By David Rolland
By David Rolland
By Liz Tracy
By Liz Tracy
By Rebecca Bulnes
By Falyn Freyman
By Fire Ant
By Alex Rendon
The same cannot be said about Wilson's solo recordings, but they do have their moments. While Brian Wilson, supplemented in its new incarnation with more than a dozen bonus tracks, is a too-self-conscious comeback effort, it sports the bouncy "Love and Mercy" and a handful of equally exuberant offerings. Similarly 1995's Orange Crate Art, which paired Wilson with Van Dyke Parks, his collaborator on the aborted Smile project (arguably the most famous non-album in rock history), fails to match impossible expectations but remains pleasantly elegiac, providing often-lovely front-porch music. Imagination, which is severely marred by Thomas' hackneyed production, isn't nearly as impressive; the 1998 effort is memorable only for "Happy Days," a twisted suite that shows Brian actually trying to stretch. If only it were better.
That leaves 1995's I Just Wasn't Made For These Times, a Don Washelmed CD released in conjunction with a documentary on Brian, as the most intriguing of Wilson's postBeach Boys discs, because its remakes of tunes like "Caroline, No" and "The Warmth of the Sun" can't entirely conceal the toll the years have taken on him. The mask slips frequently, revealing the still-fragile Brian behind all the he's-doing-great spin-doctoring.
"I've had some good times -- but mostly bad times," he says matter-of-factly. "Because of the pressure. When you're famous you've got to keep up your name. And it's hard to do. But if you really, really want to, you could just hit a home run. And all you've got to do then is just run the bases."The Pet Sounds tour may not have cleared the fences, but neither has it struck out. Reviews have been mostly positive, and the mere presence of Wilson has inspired rapturous reactions from boosters who never thought they'd be able to see him perform. "There have been standing ovations everywhere we go," he says. "I can't believe it. It blows my head."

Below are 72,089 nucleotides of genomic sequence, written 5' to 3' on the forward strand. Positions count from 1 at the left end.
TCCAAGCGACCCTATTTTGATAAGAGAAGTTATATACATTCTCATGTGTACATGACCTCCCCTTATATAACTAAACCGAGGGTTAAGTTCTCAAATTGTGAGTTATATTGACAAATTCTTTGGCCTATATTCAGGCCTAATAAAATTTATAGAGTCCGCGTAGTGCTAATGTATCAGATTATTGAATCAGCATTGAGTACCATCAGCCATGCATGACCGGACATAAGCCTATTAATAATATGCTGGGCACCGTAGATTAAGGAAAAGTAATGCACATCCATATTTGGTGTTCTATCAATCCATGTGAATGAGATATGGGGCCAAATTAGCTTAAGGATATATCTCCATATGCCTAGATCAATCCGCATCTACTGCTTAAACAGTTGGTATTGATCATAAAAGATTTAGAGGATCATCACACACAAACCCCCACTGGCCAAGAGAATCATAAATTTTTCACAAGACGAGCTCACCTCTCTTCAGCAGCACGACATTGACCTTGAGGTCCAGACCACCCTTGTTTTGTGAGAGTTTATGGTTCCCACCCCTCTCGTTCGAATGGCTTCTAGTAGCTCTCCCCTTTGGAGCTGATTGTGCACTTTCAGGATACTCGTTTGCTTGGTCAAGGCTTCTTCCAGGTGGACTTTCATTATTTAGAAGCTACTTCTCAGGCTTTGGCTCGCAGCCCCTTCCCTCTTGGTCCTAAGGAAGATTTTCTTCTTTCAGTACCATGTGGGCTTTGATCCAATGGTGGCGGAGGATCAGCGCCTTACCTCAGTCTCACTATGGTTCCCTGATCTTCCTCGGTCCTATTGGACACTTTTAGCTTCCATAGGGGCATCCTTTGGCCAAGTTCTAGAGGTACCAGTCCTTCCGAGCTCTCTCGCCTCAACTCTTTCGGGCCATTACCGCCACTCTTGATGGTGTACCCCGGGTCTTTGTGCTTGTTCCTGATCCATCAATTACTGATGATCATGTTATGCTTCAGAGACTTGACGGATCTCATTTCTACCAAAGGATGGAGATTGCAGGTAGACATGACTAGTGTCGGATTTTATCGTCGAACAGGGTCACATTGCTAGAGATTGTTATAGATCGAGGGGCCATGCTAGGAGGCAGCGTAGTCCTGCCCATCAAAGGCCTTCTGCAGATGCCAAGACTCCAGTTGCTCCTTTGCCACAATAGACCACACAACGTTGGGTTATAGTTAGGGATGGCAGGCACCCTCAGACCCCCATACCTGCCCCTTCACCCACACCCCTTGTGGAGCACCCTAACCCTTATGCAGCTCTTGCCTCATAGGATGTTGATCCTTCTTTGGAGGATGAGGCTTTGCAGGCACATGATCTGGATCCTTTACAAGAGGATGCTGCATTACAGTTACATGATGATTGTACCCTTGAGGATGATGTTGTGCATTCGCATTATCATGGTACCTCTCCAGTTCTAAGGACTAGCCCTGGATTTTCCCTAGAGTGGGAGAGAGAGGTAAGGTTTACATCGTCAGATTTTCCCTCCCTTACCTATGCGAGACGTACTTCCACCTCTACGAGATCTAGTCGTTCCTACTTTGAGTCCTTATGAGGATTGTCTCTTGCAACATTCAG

Yet the old insecurities linger. "I don't consider myself to be that great a singer," he concedes. "I have a good voice, but I can't sing that good." (He judges his voice to be "about the same" as it was when he was younger and laments that his crooning on "California Girls" is "out of key a little bit.") Likewise he declines to call himself a great songwriter, reserving that tag for Carole King and Lennon and McCartney, and insists that he made no tangible advance in pop-music production. In his words, "I think Phil Spector was the one who inspired everybody, and he inspired me, too. Everything I did came from him." Only after prodding does he allow that "the Beach Boys had their own little sound."
At regular intervals Wilson offers reassuring comments about his mental and physical health (for example, "I think I can start getting going on my life again"), but they seem de rigueur, as if he's just telling people what they want to hear. An aura of sadness is always present, just as it was when the Beach Boys really were boys.
Brian Wilson is 58 years old, and he continues to be revered by music lovers, critics, and peers young and old. But he means it when he says, "I can't imagine how it feels to like me that much."